This daimon lives in the forests of Mt. Oeta and Othrys in
Malis. Usually he is described as the son of Oreios (the Mountain) and married
to Hamadryas. His daughters are the famed Hamadryads. He is mentioned by
Athenaeus in the Deipnosophistae in passing, and credits the lore to
Pherenikos. Each of his daughters was associated with a different tree: Carya
(walnut), Balanus (oak), Craneia (cornel), Morea (mulberry), Aegeirus (poplar),
Ptelea (elm), Ampelus (vine), and Syke (fig).
Ephorus tells us that Oxylus travelled from Aetolia to Elis,
and founded the city of Elis. This Oxylus is a heroic figure, whose statue stood in
the agora, and there was an old tomb there that was said to belong to him.
Another Oxylus was from Aetolia, descended from Endymion and
Aetolus. He had lost an eye to an arrow, and he met the Heraclidae. The
Heraclidae had been to Delphi where the Oracle had given them a cryptic
message, and Oxylus seemed to fulfill it. They declared him their leader. The
new chief told them that they should be successful in battle if they became a
naval force. So it was that the Heraclidae built their fleet at Naupactus.
Strabo tells us that Oxylus and the Heraclidae established the original
Olympian Games. Oxylus was credited with killing either Thermius (his brother)
or Alcidocus with a discus on accident. When the Heraclidae had found him, he
was in exile for the murder.
His son Aetolus (whom Oxylus had with Pieria) died at a young age, and an
oracle warned them to bury him neither in nor outside of Elis. Thus it was that
they buried him under the gate that lead toward Olympia. Pausanias mentions
that there were sacrifices offered to the boy annually. Dryope, a beautiful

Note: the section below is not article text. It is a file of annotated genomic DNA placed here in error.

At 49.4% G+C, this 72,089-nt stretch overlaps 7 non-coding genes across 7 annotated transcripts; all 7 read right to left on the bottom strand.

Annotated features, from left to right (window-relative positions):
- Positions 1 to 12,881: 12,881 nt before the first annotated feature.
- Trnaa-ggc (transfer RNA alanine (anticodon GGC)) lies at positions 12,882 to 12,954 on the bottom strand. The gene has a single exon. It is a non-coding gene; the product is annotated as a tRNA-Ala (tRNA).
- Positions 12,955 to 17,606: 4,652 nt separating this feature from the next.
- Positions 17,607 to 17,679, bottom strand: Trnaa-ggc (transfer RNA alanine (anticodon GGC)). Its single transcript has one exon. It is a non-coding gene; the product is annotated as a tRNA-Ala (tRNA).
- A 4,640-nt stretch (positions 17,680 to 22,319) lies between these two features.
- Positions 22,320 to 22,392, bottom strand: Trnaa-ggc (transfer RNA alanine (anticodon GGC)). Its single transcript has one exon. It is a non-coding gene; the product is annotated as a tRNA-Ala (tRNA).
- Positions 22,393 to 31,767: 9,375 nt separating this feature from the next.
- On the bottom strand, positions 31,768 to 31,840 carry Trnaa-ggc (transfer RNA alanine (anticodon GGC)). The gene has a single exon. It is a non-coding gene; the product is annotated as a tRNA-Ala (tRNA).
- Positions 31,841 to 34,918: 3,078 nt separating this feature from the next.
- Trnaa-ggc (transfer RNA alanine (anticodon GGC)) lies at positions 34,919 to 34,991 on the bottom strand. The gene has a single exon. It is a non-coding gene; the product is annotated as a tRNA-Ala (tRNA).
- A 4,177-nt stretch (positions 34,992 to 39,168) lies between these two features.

princess who caught Apollo’s eye, was the daughter-in-law of Oxylus, being married
to his son Andraemon.
As a hero, Oxylus seems to have something of the wiley Odysseus.
As a daimon, we know very little of the being, it seems.
There are no mountains here where I live, though the forest is broad and healthy. Who knows? Maybe I can find a little bit of Oxylus’ spirit when I walk amidst the trees nonetheless.
Athanaeus of Naucratis, Deipnosophists,
Loeb Classical Series, trans. Charles Burton Gulick, Harvard, 1927.
Niebuhr, Barthold Georg The Greek Heroes,
Cassell & Co. 1910.
Page, D.L. Further Greek Epigrams,
Scanton, Thomas F. Eros and Greek
Athletics, Oxford, 2002.
Schmidt, Joel. Larousse Greek and Roman
Mythology, McGraw-Hill, 1980.
Smith, William. A Dictionary of Greek and
Roman Biography and Mythology, vol. 1, Murray, 1880.
Wordsworth, Christopher. “The Pagasean Gulf and Mount
Othrys,” Greece Pictorial, Descriptive
and Historical, and a History of the Characteristics of Greek Art, John
Murray, 1882. Via wikicommons: https://commons.wikimedia.org/wiki/File:The_Pagasean_Gulf_and_Mount_Othrys_-_Wordsworth_Christopher_-_1882.jpg